"To be creative means to be in love with life. You can be creative
only if you love life enough that you want to enhance its beauty, you
want to bring a little more music to it, a little more poetry to it, a
little more dance to it."

On Mon, Jan 11, 2010 at 3:37 PM, London Disney
<disney.london at googlemail.com> wrote:
> @ Rafael
> Thanks for the information. It was very useful indeed.
> I'll need to learn about the IL, which I think I can find lots of
> resources out there.
> But I also like to understand, a bit more, how the Mono VM for
> MacOSX works; could you show me what resources are good please?
> The Mono Hackers page on the wiki is very old...
> I can start building the VM but then that doesnt give me much
> information about the design ?
> On Mon, Jan 11, 2010 at 4:34 PM, Rafael Teixeira <monoman at gmail.com> wrote:
>> Hi London,
>> First answering your latest question: Yes, Monodevelop is mostly written
>> in C#.
>> Back to what I could understand as your main question:
>> To write a compiler for a new language that will run on Mono/,NET, you
>> can:
>> -1- Write it in C#, or another Managed Language. The main advantage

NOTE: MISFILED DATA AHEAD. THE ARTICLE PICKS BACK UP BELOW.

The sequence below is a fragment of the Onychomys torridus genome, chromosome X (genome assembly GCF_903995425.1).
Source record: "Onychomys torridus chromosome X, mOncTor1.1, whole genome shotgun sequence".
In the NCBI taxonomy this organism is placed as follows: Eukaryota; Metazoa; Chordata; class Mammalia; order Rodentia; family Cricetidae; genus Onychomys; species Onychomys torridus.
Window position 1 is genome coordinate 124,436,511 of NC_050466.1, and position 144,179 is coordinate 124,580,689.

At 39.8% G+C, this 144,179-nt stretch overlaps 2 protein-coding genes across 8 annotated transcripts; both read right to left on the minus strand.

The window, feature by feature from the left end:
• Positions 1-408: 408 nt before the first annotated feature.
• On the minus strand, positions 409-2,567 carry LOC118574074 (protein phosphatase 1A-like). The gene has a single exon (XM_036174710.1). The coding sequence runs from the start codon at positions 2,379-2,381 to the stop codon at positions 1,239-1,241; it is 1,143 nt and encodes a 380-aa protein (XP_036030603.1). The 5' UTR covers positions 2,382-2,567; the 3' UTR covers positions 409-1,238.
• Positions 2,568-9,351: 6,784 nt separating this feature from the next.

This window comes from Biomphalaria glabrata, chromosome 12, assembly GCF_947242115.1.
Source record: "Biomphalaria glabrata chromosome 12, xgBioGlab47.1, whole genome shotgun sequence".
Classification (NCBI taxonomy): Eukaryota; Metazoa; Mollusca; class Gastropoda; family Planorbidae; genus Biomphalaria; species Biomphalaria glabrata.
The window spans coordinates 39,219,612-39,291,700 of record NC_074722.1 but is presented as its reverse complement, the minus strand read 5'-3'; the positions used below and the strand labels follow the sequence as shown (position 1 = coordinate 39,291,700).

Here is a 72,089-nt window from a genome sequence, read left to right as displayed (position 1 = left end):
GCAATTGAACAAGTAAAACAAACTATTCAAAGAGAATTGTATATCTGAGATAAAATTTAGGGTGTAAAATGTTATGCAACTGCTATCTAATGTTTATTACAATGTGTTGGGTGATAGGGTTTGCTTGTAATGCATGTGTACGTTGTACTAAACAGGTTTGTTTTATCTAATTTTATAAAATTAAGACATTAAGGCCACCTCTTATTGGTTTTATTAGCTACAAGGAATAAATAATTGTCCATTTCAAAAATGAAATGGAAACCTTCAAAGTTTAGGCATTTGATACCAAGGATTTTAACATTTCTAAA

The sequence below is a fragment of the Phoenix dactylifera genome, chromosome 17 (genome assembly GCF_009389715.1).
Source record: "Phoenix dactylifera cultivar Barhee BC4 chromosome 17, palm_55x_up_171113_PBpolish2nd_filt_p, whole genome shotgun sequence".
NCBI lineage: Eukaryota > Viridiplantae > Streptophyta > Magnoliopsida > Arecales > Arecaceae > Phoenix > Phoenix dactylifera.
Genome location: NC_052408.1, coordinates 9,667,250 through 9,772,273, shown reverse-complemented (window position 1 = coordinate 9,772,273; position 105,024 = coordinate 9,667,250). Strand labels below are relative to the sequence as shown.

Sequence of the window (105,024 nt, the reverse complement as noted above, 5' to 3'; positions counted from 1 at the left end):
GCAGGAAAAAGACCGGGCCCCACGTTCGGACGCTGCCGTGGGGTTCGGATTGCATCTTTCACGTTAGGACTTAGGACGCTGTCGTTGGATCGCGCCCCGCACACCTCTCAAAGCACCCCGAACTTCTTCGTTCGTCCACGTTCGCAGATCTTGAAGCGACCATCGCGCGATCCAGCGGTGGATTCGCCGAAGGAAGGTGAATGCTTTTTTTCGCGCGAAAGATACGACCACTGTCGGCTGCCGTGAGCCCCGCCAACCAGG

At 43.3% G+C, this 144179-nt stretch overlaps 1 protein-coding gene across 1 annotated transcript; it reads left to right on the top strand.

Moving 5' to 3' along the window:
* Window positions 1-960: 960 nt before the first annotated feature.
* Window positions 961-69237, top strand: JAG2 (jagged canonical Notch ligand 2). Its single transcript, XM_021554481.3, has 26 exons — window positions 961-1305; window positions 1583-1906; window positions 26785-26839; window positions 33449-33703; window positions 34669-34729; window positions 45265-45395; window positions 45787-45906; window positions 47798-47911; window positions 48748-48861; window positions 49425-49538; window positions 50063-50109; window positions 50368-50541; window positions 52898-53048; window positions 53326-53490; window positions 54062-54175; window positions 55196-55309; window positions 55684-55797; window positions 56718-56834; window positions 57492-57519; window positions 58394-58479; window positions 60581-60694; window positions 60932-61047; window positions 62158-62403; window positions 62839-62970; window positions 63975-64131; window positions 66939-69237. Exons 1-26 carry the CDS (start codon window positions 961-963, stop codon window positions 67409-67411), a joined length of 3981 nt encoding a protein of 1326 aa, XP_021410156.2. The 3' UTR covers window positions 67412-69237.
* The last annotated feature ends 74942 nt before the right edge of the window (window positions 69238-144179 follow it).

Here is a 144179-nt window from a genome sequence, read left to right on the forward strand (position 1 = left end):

>> here is to have access to libraries that already do the hard work of
>> generating the binaries (IL code) that your compiler should produce.
>> Additionally if you choose C#, you can look at some good compilers
>> already written with like Mono's own C# compiler (mcs) or Boo's
>> compiler (booc).
>> -2- Write it with some non-managed but well supported language, like
>> C/C++/Objective-C/Java. It is quite harder to generate managed-code
>> binaries this way.
>> -3- Write it with your own language (that was what we at Mono did with
>> our C# compiler), but that mandates that you have some other compiler
>> for your language available to "bootstrap" the process (we used MS's
>> csc in Windows until the point that mcs could compile itself at which
>> point we switched to use a previous stable version of mcs to build the
>> newer versions).
>> For a totally new language, you probably could use a mix of 1 and 3:
>> build a minimal compiler in some stable language and them use it to
>> build a compiler in your own new language. That was the intent with
>> Boo, but AFAIK Boo devs could not find time yet to migrate the
>> compiler from C# to Boo, itself.
>> Another take on an educational project, you could use Boo
>> extensibility features to cook a derived-tailored-improved language
>> (Boo makes it easy to write DSLs Domain Specific Languages).
>> Hope it helps,
>> Rafael "Monoman" Teixeira
>> ---------------------------------------